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  04 Jul 2022, 09:45

US drought exposes murky mob past of Las Vegas

LAS VEGAS, July 4, 2022 (BSS/AFP) - Mobsters who end up sleeping with the

fishes are usually never seen again.

But climate change has a way of messing even with the mafia, and a watery
grave outside Las Vegas is starting to cough up Sin City's darkest secrets.

Lake Mead, which can be reached from the Las Vegas Strip by a short ride in
the trunk of a car with your hands and feet bound, is drying up in a grueling
decades-long drought.

Its receding waters are leaving behind the usual flotsam and jetsam of a lake
heavily trafficked by weekend boaters.

But also bodies.

One particular find caught the attention of mob-watchers: the skeletal
remains of a man who had been shot in the head, stuffed in a barrel and
tossed in the lake four decades ago.

"The mob had a propensity to put people in barrels, whether they're burying
them in a lake, or dumping them out in the field," said Geoff Schumacher of
The Mob Museum in Las Vegas.

"That's number one. Number two, the person was shot in the head, typical mob
hit style.

"And third, we know that this happened in the late '70s, early '80s (when)
the mob was very prominent in Las Vegas."

- Oasis -

An improbable oasis of hotels, casinos and vice sprouted in the baking Nevada
desert in the 20th century.

Las Vegas had been founded in 1905, but it wasn't until work began on the
nearby Hoover Dam in the 1930s that its population swelled.

The influx of construction workers -- mostly single men -- created a market
for entertainment, which was filled by sex workers, showgirls and legalized
gambling.

And where there is flesh, casinos and booze, organized crime is lurking in
the background.

"The mob played a pretty big role in the development of Las Vegas from the
1940s through the 1980s," said Schumacher.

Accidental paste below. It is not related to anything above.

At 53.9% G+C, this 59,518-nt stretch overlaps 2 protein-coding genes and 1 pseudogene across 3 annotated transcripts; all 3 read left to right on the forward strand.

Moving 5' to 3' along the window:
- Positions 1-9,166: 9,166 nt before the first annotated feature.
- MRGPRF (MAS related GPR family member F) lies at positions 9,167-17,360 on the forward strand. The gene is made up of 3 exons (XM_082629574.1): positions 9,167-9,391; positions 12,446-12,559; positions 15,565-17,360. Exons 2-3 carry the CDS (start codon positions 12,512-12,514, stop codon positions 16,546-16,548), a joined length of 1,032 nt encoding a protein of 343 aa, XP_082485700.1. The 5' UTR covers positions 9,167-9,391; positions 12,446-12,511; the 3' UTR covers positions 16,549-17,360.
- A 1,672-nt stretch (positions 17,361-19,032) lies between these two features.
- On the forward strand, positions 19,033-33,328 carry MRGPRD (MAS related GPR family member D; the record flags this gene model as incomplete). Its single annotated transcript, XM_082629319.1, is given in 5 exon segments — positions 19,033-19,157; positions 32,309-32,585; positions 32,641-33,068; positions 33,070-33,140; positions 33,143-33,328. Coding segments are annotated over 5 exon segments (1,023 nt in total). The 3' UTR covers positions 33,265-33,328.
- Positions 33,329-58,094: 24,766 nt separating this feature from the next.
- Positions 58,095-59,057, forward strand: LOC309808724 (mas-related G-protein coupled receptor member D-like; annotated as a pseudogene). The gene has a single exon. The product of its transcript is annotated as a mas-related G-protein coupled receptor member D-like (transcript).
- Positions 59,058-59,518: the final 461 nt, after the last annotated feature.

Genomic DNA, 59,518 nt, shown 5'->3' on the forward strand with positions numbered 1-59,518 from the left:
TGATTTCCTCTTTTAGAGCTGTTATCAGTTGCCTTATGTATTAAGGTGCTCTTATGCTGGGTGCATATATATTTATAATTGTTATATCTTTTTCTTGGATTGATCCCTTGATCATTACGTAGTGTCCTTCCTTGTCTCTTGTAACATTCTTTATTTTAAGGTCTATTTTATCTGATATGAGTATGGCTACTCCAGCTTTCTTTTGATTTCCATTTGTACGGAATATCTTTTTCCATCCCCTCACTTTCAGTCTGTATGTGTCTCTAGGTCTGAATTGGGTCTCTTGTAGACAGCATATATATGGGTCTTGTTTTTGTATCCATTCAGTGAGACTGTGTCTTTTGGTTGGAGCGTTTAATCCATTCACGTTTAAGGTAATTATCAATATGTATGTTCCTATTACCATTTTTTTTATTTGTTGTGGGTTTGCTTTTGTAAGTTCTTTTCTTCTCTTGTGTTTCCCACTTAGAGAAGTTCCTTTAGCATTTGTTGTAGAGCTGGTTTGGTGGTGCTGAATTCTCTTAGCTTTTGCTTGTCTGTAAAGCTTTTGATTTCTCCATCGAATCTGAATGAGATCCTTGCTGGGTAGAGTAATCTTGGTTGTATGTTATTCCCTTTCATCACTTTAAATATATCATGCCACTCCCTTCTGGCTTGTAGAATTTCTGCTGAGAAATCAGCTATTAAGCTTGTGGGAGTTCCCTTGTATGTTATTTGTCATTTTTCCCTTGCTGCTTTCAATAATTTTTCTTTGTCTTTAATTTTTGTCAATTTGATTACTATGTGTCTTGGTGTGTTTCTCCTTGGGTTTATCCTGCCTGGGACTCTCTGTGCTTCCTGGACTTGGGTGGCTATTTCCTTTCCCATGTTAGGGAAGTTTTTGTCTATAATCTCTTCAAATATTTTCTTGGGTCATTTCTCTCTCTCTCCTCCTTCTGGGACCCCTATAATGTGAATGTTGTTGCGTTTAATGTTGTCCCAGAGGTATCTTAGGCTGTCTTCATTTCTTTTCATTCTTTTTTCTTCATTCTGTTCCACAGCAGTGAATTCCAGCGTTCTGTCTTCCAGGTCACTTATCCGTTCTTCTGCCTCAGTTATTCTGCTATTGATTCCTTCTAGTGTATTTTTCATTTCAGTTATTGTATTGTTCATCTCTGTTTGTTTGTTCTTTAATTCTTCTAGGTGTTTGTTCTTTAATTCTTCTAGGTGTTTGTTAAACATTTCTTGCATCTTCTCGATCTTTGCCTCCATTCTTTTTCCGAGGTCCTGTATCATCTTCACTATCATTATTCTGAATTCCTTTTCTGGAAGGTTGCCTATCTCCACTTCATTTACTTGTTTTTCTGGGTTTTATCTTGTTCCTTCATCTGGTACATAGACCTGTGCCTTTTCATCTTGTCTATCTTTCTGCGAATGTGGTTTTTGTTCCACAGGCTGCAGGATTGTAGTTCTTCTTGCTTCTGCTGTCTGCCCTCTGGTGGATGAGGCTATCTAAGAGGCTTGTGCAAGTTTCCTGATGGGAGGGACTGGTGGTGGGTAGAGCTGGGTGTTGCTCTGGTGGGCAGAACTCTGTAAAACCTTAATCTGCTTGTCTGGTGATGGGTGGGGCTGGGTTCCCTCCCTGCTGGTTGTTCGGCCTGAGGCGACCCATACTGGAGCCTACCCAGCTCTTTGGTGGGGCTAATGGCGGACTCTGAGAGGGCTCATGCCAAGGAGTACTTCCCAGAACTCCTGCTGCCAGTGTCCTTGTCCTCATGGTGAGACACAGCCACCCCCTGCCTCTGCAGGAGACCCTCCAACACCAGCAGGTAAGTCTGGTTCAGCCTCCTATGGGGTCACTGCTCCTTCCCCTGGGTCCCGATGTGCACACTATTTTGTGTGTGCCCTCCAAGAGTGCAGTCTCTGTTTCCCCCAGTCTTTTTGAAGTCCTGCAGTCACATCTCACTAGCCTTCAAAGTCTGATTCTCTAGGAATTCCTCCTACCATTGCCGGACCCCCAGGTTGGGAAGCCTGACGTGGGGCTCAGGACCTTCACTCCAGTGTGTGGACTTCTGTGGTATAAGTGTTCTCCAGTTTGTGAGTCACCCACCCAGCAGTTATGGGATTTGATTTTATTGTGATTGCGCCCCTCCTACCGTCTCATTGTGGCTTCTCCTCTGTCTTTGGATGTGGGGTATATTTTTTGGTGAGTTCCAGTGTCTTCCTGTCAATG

"There was a lot of behind-the-scenes activity where the mob was controlling
the management of the casinos, but also building and expanding the casinos,
using in many cases, Teamsters union money."

The city grew rich in the post-World War II boom that fueled the American
dream, becoming the global capital of gambling.

And for every $100 that a hapless tourist lost at the blackjack table in a
fug of free booze, a mafia boss in Chicago or New York wanted his cut.

The skimming, which doubtless cost the city millions of dollars in lost
taxes, was a double-edged sword.

"They also sort of created this mystique about Las Vegas," said Schumacher.

"People wanted to come to Las Vegas, on the idea that 'oh, maybe when I sit
down at the bar, there's going to be a mob guy sitting next to me.'"

- 'Cold-blooded killers' -

But it wasn't all glamour.

"The reality was that these guys were cold-blooded killers; they were
thieves. If you were to cross the mob in some way... there definitely were
consequences."

Las Vegas police are still investigating the body found in the barrel at Lake
Mead earlier this year, and in response to AFP inquiries would only say there
is an ongoing probe.

But Schumacher has his theories about the identity of the dead man.

One suggestion is that he was Jay Vandermark, who worked at the Stardust
Hotel, an operation run by Frank "Lefty" Rosenthal on behalf of the Chicago
Mob.

Rosenthal -- who was played by Robert De Niro in the movie "Casino" -- was
funneling cash back to his bosses, until the scheme drew the attention of
local authorities.

Vandermark disappeared shortly thereafter.

A more likely candidate for the body in the barrel, however, is a man named
Harry Pappas who was also connected to the Chicago Mob.

"One of the extra perks for visitors to Las Vegas, if you were a high
roller... was they would take you out on the boat at Lake Mead," Schumacher
said.

"The Stardust had a boat out there and Harry Pappas was in charge of that
whole operation.

"Right before he disappeared, he told his wife he was going to lunch with
someone who was interested in buying his boat. We've never seen Harry Pappas
again."

Lake Mead is a massive reservoir on the Colorado River created by the Hoover
Dam. It is now just a quarter full -- the result of a drought and warming
temperatures fueled by man-made climate change -- and shows no sign of
stabilising.

As its shoreline retreats, revealing more of the lake bed, it may yield more
mob secrets, said Schumacher.

"I don't know if we find another body in a barrel, but I have to believe that
there could very well be a second murder victim out there."

 

 

 

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